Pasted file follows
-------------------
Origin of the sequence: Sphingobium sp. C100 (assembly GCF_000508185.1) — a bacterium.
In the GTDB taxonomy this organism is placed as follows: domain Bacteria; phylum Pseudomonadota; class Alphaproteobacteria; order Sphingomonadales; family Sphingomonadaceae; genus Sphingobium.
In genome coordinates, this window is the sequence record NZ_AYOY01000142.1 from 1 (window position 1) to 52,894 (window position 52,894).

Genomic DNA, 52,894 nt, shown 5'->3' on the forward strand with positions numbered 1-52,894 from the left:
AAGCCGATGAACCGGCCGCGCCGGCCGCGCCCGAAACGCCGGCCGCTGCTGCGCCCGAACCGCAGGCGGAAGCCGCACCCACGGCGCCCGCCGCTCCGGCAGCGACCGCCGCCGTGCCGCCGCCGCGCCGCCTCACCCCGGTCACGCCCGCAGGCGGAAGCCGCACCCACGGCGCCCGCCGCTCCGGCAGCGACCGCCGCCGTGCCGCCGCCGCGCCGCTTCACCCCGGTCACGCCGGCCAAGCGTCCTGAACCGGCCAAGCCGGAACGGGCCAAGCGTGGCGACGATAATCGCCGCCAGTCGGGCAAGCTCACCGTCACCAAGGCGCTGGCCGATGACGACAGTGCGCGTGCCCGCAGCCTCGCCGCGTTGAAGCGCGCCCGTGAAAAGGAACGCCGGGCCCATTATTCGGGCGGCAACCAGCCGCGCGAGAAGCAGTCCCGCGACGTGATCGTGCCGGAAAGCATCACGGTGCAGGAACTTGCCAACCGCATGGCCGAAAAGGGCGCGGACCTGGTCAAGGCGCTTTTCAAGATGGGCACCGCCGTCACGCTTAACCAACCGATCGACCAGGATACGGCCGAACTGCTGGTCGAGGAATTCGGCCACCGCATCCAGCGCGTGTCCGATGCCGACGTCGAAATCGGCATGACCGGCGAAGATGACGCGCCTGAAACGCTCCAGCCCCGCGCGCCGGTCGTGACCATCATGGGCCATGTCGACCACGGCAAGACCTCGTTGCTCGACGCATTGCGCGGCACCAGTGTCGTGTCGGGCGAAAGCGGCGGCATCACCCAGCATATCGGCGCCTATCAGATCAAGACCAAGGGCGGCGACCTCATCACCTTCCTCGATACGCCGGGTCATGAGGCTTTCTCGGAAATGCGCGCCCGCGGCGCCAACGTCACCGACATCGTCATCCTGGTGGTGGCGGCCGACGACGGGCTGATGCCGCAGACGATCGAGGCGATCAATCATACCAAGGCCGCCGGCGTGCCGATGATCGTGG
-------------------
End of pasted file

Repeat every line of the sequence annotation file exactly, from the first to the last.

Origin of the sequence: Sphingobium sp. C100 (assembly GCF_000508185.1) — a bacterium.
In the GTDB taxonomy this organism is placed as follows: domain Bacteria; phylum Pseudomonadota; class Alphaproteobacteria; order Sphingomonadales; family Sphingomonadaceae; genus Sphingobium.
In genome coordinates, this window is the sequence record NZ_AYOY01000142.1 from 1 (window position 1) to 52,894 (window position 52,894).

Genomic DNA, 52,894 nt, shown 5'->3' on the forward strand with positions numbered 1-52,894 from the left:
AAGCCGATGAACCGGCCGCGCCGGCCGCGCCCGAAACGCCGGCCGCTGCTGCGCCCGAACCGCAGGCGGAAGCCGCACCCACGGCGCCCGCCGCTCCGGCAGCGACCGCCGCCGTGCCGCCGCCGCGCCGCCTCACCCCGGTCACGCCCGCAGGCGGAAGCCGCACCCACGGCGCCCGCCGCTCCGGCAGCGACCGCCGCCGTGCCGCCGCCGCGCCGCTTCACCCCGGTCACGCCGGCCAAGCGTCCTGAACCGGCCAAGCCGGAACGGGCCAAGCGTGGCGACGATAATCGCCGCCAGTCGGGCAAGCTCACCGTCACCAAGGCGCTGGCCGATGACGACAGTGCGCGTGCCCGCAGCCTCGCCGCGTTGAAGCGCGCCCGTGAAAAGGAACGCCGGGCCCATTATTCGGGCGGCAACCAGCCGCGCGAGAAGCAGTCCCGCGACGTGATCGTGCCGGAAAGCATCACGGTGCAGGAACTTGCCAACCGCATGGCCGAAAAGGGCGCGGACCTGGTCAAGGCGCTTTTCAAGATGGGCACCGCCGTCACGCTTAACCAACCGATCGACCAGGATACGGCCGAACTGCTGGTCGAGGAATTCGGCCACCGCATCCAGCGCGTGTCCGATGCCGACGTCGAAATCGGCATGACCGGCGAAGATGACGCGCCTGAAACGCTCCAGCCCCGCGCGCCGGTCGTGACCATCATGGGCCATGTCGACCACGGCAAGACCTCGTTGCTCGACGCATTGCGCGGCACCAGTGTCGTGTCGGGCGAAAGCGGCGGCATCACCCAGCATATCGGCGCCTATCAGATCAAGACCAAGGGCGGCGACCTCATCACCTTCCTCGATACGCCGGGTCATGAGGCTTTCTCGGAAATGCGCGCCCGCGGCGCCAACGTCACCGACATCGTCATCCTGGTGGTGGCGGCCGACGACGGGCTGATGCCGCAGACGATCGAGGCGATCAATCATACCAAGGCCGCCGGCGTGCCGATGATCGTGG